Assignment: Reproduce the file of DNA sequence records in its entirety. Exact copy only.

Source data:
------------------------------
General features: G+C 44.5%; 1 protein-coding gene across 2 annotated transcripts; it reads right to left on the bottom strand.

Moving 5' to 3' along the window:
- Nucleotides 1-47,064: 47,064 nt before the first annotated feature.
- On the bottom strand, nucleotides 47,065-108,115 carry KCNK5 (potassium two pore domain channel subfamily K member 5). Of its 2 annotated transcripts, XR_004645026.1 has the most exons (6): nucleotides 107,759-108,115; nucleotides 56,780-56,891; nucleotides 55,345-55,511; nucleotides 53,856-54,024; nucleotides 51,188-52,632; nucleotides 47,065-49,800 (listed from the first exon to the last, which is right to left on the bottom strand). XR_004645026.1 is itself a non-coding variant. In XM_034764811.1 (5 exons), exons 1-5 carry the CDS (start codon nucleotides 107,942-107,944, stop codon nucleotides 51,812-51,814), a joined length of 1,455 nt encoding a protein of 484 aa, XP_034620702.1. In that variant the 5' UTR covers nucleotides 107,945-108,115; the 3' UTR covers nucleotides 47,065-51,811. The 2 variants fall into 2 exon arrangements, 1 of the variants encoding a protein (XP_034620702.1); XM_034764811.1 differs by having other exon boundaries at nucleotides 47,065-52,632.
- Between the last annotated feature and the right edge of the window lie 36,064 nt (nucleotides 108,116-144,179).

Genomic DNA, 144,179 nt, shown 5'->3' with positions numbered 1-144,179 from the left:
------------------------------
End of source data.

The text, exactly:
General features: G+C 44.5%; 1 protein-coding gene across 2 annotated transcripts; it reads right to left on the bottom strand.

Moving 5' to 3' along the window:
- Nucleotides 1-47,064: 47,064 nt before the first annotated feature.
- On the bottom strand, nucleotides 47,065-108,115 carry KCNK5 (potassium two pore domain channel subfamily K member 5). Of its 2 annotated transcripts, XR_004645026.1 has the most exons (6): nucleotides 107,759-108,115; nucleotides 56,780-56,891; nucleotides 55,345-55,511; nucleotides 53,856-54,024; nucleotides 51,188-52,632; nucleotides 47,065-49,800 (listed from the first exon to the last, which is right to left on the bottom strand). XR_004645026.1 is itself a non-coding variant. In XM_034764811.1 (5 exons), exons 1-5 carry the CDS (start codon nucleotides 107,942-107,944, stop codon nucleotides 51,812-51,814), a joined length of 1,455 nt encoding a protein of 484 aa, XP_034620702.1. In that variant the 5' UTR covers nucleotides 107,945-108,115; the 3' UTR covers nucleotides 47,065-51,811. The 2 variants fall into 2 exon arrangements, 1 of the variants encoding a protein (XP_034620702.1); XM_034764811.1 differs by having other exon boundaries at nucleotides 47,065-52,632.
- Between the last annotated feature and the right edge of the window lie 36,064 nt (nucleotides 108,116-144,179).

Genomic DNA, 144,179 nt, shown 5'->3' with positions numbered 1-144,179 from the left: